Under the shadow of the West Virginia coal mine disaster earlier this month, a congressional hearing Wednesday on the future of coal in a “new energy age” seemed at times like a dialogue of the deaf.
Four representatives of the coal industry appeared before the House Select Committee on Energy Independence and Global Warming in an atmosphere frosty enough to lower global temperatures itself.
Committee chairman Edward Markey (D-Mass) castigated the industry representatives for resisting measures to reduce carbon emissions and compared them to auto executives who ignored the need for change until it was too late.
Markey, who is co-author of a bill passed by the House to limit greenhouse gas emissions, urged the coal industry to get on board with the efforts to fight global warming.
“Today, with the future of the coal industry in your hands, I challenge you to join us in charting a new path forward to prevent a perilous outcome for your industry and for the planet,” Markey said in his opening remarks. “I ask that you cease efforts to deny the science of global warming and stop spending millions of dollars in misleading the public as to the true science behind climate change.”
Markey noted that the House bill offers billions of dollars in aid to help the industry develop clean coal technology.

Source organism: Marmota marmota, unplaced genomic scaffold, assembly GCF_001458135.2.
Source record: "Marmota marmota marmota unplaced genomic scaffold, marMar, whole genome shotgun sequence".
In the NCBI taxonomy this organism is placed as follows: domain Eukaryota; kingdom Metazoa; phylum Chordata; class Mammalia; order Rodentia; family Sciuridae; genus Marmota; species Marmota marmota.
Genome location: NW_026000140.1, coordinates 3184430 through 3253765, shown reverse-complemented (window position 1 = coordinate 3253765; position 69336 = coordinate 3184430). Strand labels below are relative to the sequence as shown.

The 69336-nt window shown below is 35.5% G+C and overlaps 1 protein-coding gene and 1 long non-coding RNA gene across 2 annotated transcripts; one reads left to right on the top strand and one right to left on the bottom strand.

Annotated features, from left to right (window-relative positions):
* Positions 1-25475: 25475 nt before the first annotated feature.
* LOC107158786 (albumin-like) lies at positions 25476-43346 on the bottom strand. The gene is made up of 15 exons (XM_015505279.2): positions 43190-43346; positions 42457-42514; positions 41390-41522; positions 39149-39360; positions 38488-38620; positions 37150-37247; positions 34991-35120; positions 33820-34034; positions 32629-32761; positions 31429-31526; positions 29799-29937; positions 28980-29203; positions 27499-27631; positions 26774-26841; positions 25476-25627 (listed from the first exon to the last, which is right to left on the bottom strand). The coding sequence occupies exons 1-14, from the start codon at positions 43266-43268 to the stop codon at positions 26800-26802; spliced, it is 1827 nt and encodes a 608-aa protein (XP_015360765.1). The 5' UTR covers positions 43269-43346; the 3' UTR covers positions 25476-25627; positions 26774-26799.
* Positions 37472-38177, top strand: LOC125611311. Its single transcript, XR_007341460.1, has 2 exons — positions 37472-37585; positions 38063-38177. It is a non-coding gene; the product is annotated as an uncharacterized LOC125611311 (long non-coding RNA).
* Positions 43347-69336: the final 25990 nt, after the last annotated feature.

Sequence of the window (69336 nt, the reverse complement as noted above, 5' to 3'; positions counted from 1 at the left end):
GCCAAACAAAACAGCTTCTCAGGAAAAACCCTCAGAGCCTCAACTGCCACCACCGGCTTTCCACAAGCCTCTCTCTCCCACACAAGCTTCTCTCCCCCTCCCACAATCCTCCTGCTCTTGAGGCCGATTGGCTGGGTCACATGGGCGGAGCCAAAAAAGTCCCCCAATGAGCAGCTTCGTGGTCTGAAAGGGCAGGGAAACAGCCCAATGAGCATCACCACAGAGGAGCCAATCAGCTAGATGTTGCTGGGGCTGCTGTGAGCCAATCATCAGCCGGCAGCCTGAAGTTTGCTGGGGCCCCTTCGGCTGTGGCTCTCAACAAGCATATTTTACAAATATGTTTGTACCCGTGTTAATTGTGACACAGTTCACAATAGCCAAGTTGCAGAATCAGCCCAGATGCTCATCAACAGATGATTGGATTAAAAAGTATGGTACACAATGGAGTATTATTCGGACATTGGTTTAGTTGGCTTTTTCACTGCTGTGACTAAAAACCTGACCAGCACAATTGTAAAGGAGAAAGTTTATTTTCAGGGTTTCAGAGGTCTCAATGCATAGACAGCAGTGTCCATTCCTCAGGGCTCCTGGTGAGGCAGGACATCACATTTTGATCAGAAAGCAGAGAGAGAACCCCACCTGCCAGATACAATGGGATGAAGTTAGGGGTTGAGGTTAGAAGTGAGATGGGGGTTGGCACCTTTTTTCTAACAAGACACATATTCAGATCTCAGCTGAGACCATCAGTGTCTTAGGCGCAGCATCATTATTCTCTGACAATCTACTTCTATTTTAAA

Despite his pleas, Mike Carey, president of the Ohio Coal Association, accused Congress and regulators of conducting a “war on coal” by imposing tougher limits on carbon emissions. He criticized the Environmental Protection Agency’s “endangerment finding” about carbon dioxide emissions, which enable the regulator to take action without legislation.
“The Ohio Coal Association is challenging this endangerment finding in court, and we will win,” Carey said defiantly. “We believe that the science underpinning the endangerment finding is questionable.”
The industry wants Congress to forgo any further restrictions while it develops carbon capture and sequestration technology to reduce emissions from coal-fired electricity plants. However, they admit that commercial deployment of CCS, which is an untested technology, is a minimum of 15 to 20 years away.
Markey noted that coal’s share of electricity generation fell to 44% last year from 49%. New plants using wind or natural gas were started in 2009, but no new coal plants broke ground.
“While the rest of the energy world is already moving to a lower-carbon future, people wonder whether the coal industry is stuck in another time,” Markey said, warning them that the industry was headed for “an inexorable decline.”
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